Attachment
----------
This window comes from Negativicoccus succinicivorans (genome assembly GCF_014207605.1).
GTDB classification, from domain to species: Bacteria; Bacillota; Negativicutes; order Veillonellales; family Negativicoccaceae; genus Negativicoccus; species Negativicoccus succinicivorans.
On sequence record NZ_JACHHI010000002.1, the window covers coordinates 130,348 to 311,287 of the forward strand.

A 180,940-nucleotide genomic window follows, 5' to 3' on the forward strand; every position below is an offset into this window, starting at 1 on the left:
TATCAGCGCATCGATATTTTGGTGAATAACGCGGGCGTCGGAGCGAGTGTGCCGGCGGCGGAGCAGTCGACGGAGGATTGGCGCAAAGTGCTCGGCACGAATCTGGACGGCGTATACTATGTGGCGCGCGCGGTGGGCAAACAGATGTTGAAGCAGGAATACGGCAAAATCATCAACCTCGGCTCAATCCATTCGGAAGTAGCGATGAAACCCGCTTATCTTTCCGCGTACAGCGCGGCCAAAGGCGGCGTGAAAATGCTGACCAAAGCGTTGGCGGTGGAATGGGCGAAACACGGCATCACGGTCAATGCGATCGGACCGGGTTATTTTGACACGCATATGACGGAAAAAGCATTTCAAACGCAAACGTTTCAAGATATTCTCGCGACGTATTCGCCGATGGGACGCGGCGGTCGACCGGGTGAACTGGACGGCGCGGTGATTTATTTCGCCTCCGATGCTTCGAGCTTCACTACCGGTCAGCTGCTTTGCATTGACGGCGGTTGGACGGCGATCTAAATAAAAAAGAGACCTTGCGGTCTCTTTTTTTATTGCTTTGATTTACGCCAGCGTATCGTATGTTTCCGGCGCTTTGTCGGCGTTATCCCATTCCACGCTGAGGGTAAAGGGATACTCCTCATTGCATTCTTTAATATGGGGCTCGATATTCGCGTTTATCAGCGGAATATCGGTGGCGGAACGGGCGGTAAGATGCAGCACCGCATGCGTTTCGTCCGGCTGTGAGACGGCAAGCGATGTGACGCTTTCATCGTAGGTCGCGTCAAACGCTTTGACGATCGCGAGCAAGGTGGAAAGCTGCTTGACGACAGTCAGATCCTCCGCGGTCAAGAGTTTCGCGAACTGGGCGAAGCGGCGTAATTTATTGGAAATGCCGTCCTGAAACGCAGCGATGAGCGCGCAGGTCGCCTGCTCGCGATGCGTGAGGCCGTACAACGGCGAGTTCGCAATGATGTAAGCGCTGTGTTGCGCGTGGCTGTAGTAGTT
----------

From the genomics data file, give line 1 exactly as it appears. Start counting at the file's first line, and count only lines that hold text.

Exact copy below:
This window comes from Negativicoccus succinicivorans (genome assembly GCF_014207605.1).